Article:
ATHENS, Ohio (Sept. 29, 2006) -- The "Day of Discourse" concerning the future of academic honesty at Ohio University was an opportunity for the university community to publicly discuss all facets of academic honesty, including current and future procedures and policies.
Held on Sept. 28 at the Walter Hall Rotunda, topics addressed were plagiarism software, establishing an ethos of honesty and an honor code, creating an online tutorial, the role of university judiciaries, academic honesty and dishonesty, and improving and expanding the university's efforts to promote academic honesty.
Speakers included Provost Kathy Krendl, Academic Honesty Committee Co-Chair Scott Titsworth, Russ College of Engineering and Technology Academic Honesty Adviser Melissa Broeckelman, Dean of Students Terry Hogan, Director of the Center for Writing Excellence Sherrie Gradin and College of Osteopathic Medicine Director of Faculty Development Stephen Davis.
Broeckelman said the survey she conducted recently that found that 84 percent of Ohio University undergraduates and 55 percent of its graduate students admitted to academic cheating within the past year. The numbers were alarming because they were higher than the national averages presented by a couple of national surveys, which said 70 percent of undergraduates and 29 percent of graduate students admit to cheating.
Broeckelman gave some reasons she believes students cheat. These include lack of time and extreme pressure to complete assignments, the cost of getting bad grades, the lack of a deterrence not to cheat and a lack of knowledge when it comes to properly preparing course materials for submission. She also suspects that the cultural differences in students play a role because every culture doesn't define plagiarism the same and the concept of ownership of an idea is a Western world creation that started in the 19th century.
Titsworth laid out a plan for the Academic Honesty Committee that included short-term, medium-term and long-term considerations. Significant short-term goals included creating an academic honesty Web site, conducting a trial use of the plagiarism detection software Turnitin and conducting a survey of chairs and directors on campus.
Medium-term goals included continuing the assessment process, creating instructional materials for teachers and students and expanding successful practices. Titsworth said the committee's long-term goals are to establish an ethos of honesty for students, create an honor code and disseminate the committee's practices to multiple audiences.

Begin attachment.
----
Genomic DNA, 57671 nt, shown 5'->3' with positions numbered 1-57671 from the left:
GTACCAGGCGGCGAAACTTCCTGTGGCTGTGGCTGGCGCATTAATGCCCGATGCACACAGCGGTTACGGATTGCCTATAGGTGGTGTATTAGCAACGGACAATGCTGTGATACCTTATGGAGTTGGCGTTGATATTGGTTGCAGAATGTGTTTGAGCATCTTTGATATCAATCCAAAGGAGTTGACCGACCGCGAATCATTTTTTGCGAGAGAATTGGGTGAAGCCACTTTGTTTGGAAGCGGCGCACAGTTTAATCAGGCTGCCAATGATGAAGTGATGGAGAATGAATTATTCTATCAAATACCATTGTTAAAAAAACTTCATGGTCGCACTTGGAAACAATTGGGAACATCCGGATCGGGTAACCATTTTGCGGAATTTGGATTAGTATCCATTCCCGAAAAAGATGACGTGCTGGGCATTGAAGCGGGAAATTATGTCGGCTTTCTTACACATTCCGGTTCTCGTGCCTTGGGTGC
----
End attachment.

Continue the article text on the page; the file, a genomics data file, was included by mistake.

"Today was about the Academic Honesty Committee identifying what its charge and priorities are and beginning to establish some short-term, medium-term and long-term goals it can achieve during the course of the year," Krendl said. "We heard the potential benefits of adopting some of the discussed procedures. This was really the beginning of the ideas, education and discussion and we will have to identify the processes we will use for action."
The scheduled speakers were followed by an interactive session that allowed the audience to break up into small groups to discuss some of the issues. Each group then submitted written reports to the Academic Honesty Committee that included recommendations.
"I was really pleased with the quality of the discussions that went on in the small groups," Titsworth said. "It was helpful and will help us as a committee set an agenda for the rest of the year."
Two of the main topics discussed in the groups were the future adoption of a university-wide honor code and the use of the online plagiarism detection program Turnitin.
The importance of creating an honor code was one of the strongest messages presented at the event. The prevailing thought was that intervention and prevention are the key goals to achieve academic honesty and plagiarism software alone will not fix the problem.
Several people stated that the university should not give the students an impression that it is creating a police state regarding academic honesty. It is believed that an honor code would create ethics and standards for students, which would help reduce the problem.
"The complexity of the issue of academic honesty was revealed today and these are not black and white issues," Krendl said. "It's not just about catching people cheating -- it's about educating people, developing assignments, exercises, materials, resources and tools that are part of the educational process."
Titsworth said the Academic Honesty Committee's next step is to prioritize the recommendations. He said after the prioritizing is completed, effective implementation of intervention strategies will be the most important job for the committee and the campus as a whole.
"People were reflective on some of the important issues, ranging from how we define what plagiarism is, what faculty roles are and how we can help the students develop a code of ethics for themselves that impact their time here and for the rest of their lives," Titsworth said.
The "Day of Discourse" was organized by the 10-member Academic Honesty Committee, which is comprised of faculty, staff and students. The committee, which was appointed by Krendl, is charged with reviewing the university's policies, procedures and processes related to academic honesty and making recommendations to strengthen them.
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